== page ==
BANGKOK, Thailand – Thai villagers have caught a Batagur, or mangrove terrapin, a rare turtle that was thought to be extinct in the country, a leading conservation group said Wednesday.
The female mangrove terrapin— known for its egg-shaped shell and upturned snout — was found Jan. 3 in a mangrove canal in Phang Nga province on the country's Andaman coast, said the World Wide Fund for Nature-Thailand.
It was the first time the species had been found in Thailand in two decades, the WWF said.
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"The discovery of a species that was believed to be extinct in Thailand is considered to be a very important event and it shows that the natural habitat, in which it was found is still rich and should be conserved," said WWF official Songpol Tippayawong.
Villagers from Klong Tum were out fishing when they spotted the turtle — about 20 inches long and weighing 62 pounds — as it was on its way to nest, the WWF said. They sold it to another villager who then alerted local conservation authorities.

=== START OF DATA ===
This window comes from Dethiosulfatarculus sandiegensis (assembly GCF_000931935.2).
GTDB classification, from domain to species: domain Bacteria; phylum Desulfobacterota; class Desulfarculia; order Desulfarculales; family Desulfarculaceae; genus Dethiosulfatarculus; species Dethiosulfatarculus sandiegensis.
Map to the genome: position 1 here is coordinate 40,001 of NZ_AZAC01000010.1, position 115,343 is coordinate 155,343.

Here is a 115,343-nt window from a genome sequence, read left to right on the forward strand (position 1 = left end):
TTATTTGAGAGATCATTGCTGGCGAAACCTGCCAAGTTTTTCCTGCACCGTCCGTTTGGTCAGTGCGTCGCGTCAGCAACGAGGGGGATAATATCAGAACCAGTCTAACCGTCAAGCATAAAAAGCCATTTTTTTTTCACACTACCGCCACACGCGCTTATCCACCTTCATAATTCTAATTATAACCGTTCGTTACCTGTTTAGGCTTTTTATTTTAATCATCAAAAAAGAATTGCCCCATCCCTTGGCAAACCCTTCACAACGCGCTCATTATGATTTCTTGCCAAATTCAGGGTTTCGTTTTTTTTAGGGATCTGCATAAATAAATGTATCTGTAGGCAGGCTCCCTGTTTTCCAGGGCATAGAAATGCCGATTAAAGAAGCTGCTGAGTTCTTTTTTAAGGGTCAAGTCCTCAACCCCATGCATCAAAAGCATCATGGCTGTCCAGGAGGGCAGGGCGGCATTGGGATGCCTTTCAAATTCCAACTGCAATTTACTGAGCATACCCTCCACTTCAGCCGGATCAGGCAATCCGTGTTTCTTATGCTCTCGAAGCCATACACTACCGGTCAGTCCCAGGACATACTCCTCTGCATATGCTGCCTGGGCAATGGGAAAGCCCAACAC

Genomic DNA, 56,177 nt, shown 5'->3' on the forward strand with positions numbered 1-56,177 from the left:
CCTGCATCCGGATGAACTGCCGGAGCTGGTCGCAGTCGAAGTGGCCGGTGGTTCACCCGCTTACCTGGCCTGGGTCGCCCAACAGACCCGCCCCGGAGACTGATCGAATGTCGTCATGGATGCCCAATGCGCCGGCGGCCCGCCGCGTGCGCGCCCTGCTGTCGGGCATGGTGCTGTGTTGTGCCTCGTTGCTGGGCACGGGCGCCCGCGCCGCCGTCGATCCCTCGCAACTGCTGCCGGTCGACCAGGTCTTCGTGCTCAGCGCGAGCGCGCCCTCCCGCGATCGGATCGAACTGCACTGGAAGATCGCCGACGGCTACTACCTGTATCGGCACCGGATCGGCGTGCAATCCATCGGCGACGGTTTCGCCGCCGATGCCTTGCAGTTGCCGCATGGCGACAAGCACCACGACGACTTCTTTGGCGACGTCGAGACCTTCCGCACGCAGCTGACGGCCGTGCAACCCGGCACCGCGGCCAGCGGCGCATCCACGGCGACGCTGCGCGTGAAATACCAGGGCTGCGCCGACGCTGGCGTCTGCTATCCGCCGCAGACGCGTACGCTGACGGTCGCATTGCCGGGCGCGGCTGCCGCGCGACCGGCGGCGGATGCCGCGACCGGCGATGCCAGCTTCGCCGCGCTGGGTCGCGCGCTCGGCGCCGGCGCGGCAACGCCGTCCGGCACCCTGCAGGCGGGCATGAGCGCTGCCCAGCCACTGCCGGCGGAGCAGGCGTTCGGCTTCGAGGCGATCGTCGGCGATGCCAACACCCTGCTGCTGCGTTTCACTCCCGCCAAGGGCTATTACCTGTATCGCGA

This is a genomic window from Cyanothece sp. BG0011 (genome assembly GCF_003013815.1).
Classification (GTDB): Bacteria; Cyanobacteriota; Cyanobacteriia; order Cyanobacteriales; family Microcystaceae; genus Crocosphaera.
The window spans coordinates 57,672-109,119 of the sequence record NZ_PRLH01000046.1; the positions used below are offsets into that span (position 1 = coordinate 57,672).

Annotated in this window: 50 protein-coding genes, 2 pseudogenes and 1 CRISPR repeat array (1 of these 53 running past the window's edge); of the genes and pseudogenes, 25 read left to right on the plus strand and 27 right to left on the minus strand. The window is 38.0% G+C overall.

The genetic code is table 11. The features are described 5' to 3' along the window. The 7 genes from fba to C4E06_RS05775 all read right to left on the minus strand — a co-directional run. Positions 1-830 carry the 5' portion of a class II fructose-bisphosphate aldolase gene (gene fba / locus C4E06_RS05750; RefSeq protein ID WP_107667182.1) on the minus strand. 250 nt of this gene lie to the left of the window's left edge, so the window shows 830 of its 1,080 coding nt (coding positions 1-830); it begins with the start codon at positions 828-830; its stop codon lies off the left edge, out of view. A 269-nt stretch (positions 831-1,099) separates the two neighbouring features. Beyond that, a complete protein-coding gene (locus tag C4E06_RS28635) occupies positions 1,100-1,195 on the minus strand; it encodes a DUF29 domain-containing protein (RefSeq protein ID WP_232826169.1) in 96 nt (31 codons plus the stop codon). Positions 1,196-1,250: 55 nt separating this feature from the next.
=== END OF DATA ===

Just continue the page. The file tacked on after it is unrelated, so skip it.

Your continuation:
The mangrove terrapin, which is designated as critically endangered by the World Conservation Union, has been turned over to a district fisheries office and it will raised in captivity, the WWF said. It will eventually be released back into the wild.
"Normally, turtles caught like this would have been eaten by the local people," Songpol said. "The turtle was initially sold but the villager who bought it had a conservation mind-set. This turtle was pretty lucky."
Mangrove terrapins (Batagur baska), which can be found in other parts of Asia along the Andaman Coast and the South China Sea, have seen their numbers reduced drastically in recent years, mostly due to poaching of their eggs, pollution and habitat loss.